Step #4:   Split Decisions

When a decision is split, treatment of applications varies. Some schools discuss them as a committee while others may seek out a student’s high school guidance department for more information. Some may set up an interview with the student while other colleges leave it to the director of admissions to break a tie vote and earmark an application for the admit, deny, wait list or defer pile.

The admissions committee works hard to determine if the student in question will be successful at their school. Again, external factors such as geography, male-to-female ratio, citizenship and racial background may also come into play.

Step #5:  What About Deferral and Waitlist?

While “admits” and “denies” are clear-cut, a deferral or wait list decision can come for a variety of reasons. For instance, a school’s admissions officers may really want a student, but feel they already have too many Californians. The college may need more information about the student’s academic trend and wants to wait for the mid-year or end-of-year grades. There may be politics afoot–the college may be lukewarm about the student, but will accept him or her to appease alumni or enhance its relationship with a high school. Like the total number of applicants, the number of students that a college admits from its waiting list differs each year.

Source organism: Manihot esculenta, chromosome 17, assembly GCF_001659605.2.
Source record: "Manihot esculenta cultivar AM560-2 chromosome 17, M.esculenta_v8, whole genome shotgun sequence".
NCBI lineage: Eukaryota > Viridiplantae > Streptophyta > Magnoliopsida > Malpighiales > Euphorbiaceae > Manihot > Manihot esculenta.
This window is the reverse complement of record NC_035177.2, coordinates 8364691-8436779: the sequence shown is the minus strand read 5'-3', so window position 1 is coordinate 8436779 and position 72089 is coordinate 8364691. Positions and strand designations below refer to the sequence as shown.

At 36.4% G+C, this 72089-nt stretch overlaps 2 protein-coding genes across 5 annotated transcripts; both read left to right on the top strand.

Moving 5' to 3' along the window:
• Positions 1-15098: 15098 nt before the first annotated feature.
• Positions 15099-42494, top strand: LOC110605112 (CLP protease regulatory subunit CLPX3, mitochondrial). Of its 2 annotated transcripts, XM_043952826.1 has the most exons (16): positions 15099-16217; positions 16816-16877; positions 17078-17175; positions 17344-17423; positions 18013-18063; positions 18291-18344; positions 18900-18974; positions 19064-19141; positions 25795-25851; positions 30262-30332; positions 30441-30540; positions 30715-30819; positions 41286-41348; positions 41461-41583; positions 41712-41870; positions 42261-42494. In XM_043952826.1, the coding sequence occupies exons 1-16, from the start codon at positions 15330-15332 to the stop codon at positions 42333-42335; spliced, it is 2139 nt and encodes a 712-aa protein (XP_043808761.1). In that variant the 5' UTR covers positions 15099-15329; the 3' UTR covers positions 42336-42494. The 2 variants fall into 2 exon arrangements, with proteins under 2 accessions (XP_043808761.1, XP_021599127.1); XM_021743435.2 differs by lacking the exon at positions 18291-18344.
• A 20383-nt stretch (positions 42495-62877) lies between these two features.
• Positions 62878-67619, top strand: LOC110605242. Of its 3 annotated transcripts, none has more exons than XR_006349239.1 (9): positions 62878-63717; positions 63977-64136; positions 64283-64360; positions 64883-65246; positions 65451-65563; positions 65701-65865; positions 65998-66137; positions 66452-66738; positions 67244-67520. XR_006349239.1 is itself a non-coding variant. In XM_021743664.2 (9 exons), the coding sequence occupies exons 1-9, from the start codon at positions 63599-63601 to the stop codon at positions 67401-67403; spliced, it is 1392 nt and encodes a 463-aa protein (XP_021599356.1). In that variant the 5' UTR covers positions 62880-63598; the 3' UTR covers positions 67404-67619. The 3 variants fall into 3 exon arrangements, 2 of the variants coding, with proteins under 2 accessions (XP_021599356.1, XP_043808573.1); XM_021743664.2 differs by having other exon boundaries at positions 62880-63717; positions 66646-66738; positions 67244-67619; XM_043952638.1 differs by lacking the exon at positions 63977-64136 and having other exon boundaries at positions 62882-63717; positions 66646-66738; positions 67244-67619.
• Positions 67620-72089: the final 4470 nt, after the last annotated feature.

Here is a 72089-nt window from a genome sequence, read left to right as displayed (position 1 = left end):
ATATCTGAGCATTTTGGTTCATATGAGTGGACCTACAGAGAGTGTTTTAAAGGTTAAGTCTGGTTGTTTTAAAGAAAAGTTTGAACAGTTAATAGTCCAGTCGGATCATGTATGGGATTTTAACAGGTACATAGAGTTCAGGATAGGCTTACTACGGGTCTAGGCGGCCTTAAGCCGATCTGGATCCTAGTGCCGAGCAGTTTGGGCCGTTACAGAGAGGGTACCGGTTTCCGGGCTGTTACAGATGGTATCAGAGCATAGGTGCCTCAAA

What one hears around campus–or from well-meaning acquaintances–about the application process and what actually happens can be very different. That’s why many applicants turn to services such as Admissions Checkup to have former admissions officers “check” their application and give specific feedback before it is submitted.

No one knows better what a college wants than someone who had the power to say, “Yes,” “No,” or “Maybe” to applicants to that school. As already noted, an application only gets minutes to be read so it must make a solid impression quickly. A former senior admissions officer can provide clear, precise, personalized feedback on how to strengthen the application’s appeal to the student’s top pick schools. The student can then hone an application that will maximize his or her chance of acceptance. This specialized, one-on-one input–directly from those who actually made those all-important decisions–is proving to be among the most effective new tools available for college applicants.

Stephanie Klein Wassink is the founder and principal of Wilton-based Winning Application, a college consulting firm, and AdmissionsCheckup.com, an online service that matches students with former admissions officers who will review and give feedback on their applications before they submit. For more information, contact her by calling 203.762.6500 or via email.